After two nail-baiter games that were a danger to heart patients, Americans have become football crazy – although they still call it “soccer”. And that tells you a lot about the planet’s most favorite sport’s difficulties in becoming relevant in the US.
Apparently those times are over. The World Cup 2014 in Brazil has created an astonishing enthusiasm in what has long been an emerging football nation.
Gone are the days when European top stars from Franz Beckenbauer to David Beckham played for Cosmos New York and Los Angeles Galaxy, but excited only sports journalists.
Today, the nation is glued to the TV screens to watch Team USA on its march through the “group of death” alongside Ghana, Portugal and Germany.
If TV ratings are any indication, football is at the height of its popularity in the US. Sunday’s game against Portugal was watched by more than 24 million people on the ESPN sports channel, making it the sport’s most watched game in American TV history.
It surpassed the previous record of 18 million viewers set in 1999 by ABC’s coverage of the Women’s World Cup final between the US and China.
But people don’t just follow the World Cup in their living-rooms. Local bars and restaurants from New York to Kansas City, from Chicago to Washington are jam-packed with fans who want to cheer their boys to victory.
Several hundred people watched the thriller against Ghana in the Redline Bar in Washington’s Chinatown, one of the biggest sport bars in the District of Columbia that showed the game on 50 screens.
“I have never seen that before”, says Fabrice Reymond, the bar’s general manager. And his colleague Ben Fisk who runs the Laughing Man Tavern in downtown Washington admits that he came close to running out of beer during Team USA’s opener against Ghana.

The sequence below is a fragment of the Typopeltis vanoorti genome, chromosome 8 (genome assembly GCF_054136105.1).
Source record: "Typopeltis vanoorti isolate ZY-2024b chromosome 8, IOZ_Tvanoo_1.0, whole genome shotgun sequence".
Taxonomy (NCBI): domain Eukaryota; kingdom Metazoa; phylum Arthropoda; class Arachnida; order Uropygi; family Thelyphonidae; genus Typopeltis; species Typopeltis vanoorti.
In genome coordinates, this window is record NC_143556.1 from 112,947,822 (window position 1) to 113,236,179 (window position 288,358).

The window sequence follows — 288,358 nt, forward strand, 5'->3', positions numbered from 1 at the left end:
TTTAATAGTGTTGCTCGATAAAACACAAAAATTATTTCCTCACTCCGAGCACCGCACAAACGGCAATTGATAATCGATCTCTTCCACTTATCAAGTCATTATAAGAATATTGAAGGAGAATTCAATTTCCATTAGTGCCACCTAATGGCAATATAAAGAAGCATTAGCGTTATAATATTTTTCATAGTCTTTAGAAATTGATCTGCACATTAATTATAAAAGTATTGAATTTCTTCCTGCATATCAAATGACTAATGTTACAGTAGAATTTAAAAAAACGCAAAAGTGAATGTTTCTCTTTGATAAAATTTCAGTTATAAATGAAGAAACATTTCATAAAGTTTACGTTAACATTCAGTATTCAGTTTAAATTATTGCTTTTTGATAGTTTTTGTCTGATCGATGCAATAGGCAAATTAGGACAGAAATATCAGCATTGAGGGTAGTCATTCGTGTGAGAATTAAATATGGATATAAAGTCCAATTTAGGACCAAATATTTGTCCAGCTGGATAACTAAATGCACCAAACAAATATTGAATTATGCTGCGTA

Same problem with Team USA football gear. Although it comes at a whopping $90 (65 Euros), the very popular red, white, blue away jersey which the Americans wore against Ghana is sold out in Washington’s sport stores. (I spent hours trying to get one – in vain.)
Even the world of politics is paying attention to football. One US senator wants FIFA to take away the controversial 2022 World Cup from Qatar and give it to the United States, citing human rights abuses against laborers in that country.
In short, the sports-loving American public has fully embraced the US national team, this odd mix of young and old, of boys from the American heartland and from northern Europe. (Five players are of German origin, one is from Iceland, one from Norway.)
US German head coach Jürgen Klinsmann has created a powerful unit that has proven to be able to cause a lot of misery for those who underestimate this greenhorn band of brothers.
In their first game, the Americans stunned the huge community of experts by beating African powerhouse Ghana 2-1. In their second game, they tied Ronaldo-led Portugal 2-2 only after conceding the Portuguese equalizer just seconds before the end of overtime.
And now Germany. If both teams draw on Thursday, both will have five points, and neither Ghana nor Portugal can have any more than four points. This would mean that both the US and Germany would advance into the knockout round of the tournament.
If the US wins (which polling aggregation website FiveThirtyEight only gives a 14% chance of happening), they will advance, and Germany will very likely also still advance, barring something very strange happening in the game between Ghana and Portugal leading to a blowout for one team or the other.
If Germany wins then they advance, but things get rather complicated for the Team USA and their chances. This makes a win not particularly important for Germany.
“They should be perfectly happy to take the draw, and a draw is basically the best reasonably expectable outcome for the US.
So, should we expect an innocent kick among friends? Absolutely not, says Klinsmann who won the World Cup for Germany as a player in 1990 and coached Germany when it ended up third in 2006.
“The message is very simple, we want to beat Germany,” he said. “We want to be first in our group. We’re not thinking about a tie.”